Judge Strikes Down Part of Patriot Act
Bad news for the Bush administration (but good news for those who aren’t too happy with the way the administration has chosen to fight terrorism): “A federal judge struck down parts of the revised USA Patriot Act on Thursday, saying investigators must have a court’s approval before they can order Internet providers to turn over records without telling customers.”
US District Judge Victor Marrero said that the (recently rewritten) Patriot Act “offends the fundamental constitutional principles of checks and balances and separation of powers.”
I’m not a lawyer, heck, I’m not even American, but this sounds about right to me from a constitutional perspective. The idea that everything has changed because of 9/11 and that, therefore, the interpretation of laws should be changed – at least to a degree – has always sound foreign (heh) to my ears.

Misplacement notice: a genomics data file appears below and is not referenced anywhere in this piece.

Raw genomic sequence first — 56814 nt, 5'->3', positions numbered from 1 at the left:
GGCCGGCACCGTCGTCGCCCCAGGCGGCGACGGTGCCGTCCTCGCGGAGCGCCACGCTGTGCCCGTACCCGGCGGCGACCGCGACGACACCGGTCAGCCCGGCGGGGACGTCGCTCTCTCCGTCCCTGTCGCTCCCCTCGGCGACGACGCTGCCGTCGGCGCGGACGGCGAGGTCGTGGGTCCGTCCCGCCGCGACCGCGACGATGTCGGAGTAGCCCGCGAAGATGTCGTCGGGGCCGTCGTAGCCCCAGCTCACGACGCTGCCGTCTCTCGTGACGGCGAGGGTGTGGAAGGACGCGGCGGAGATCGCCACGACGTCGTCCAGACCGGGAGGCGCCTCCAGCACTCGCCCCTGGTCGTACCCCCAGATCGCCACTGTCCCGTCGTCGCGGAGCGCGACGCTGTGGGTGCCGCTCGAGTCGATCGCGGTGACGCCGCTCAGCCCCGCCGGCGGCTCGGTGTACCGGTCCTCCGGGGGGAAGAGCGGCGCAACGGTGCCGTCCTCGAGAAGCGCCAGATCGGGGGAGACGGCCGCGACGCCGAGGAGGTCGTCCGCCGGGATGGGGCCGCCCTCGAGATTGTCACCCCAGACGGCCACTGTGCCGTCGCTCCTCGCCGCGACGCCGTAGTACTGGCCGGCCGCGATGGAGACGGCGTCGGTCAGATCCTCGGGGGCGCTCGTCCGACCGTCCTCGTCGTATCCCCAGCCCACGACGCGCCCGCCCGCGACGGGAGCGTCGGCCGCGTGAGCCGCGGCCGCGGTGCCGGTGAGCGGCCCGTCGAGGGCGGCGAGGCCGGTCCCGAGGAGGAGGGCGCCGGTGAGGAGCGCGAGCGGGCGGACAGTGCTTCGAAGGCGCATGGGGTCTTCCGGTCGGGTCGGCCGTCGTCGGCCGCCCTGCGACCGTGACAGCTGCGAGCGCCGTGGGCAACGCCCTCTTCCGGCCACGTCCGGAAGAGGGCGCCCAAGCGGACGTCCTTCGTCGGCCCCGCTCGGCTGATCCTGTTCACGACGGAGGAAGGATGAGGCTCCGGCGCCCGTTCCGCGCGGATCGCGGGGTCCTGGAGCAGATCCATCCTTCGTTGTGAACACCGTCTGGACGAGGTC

In Germany, we can now see the same debate taking place: some argue that the arrests two days ago prove that the police should be able to wiretap and Intertap people more easily. I disagree: the arrests prove that the government has enough tools to do what’s necessary. The arrest was a success, not a failure.
It’ll be interesting to see what the result of this’ll be, but that it’s another blow for the Bush administration is obvious.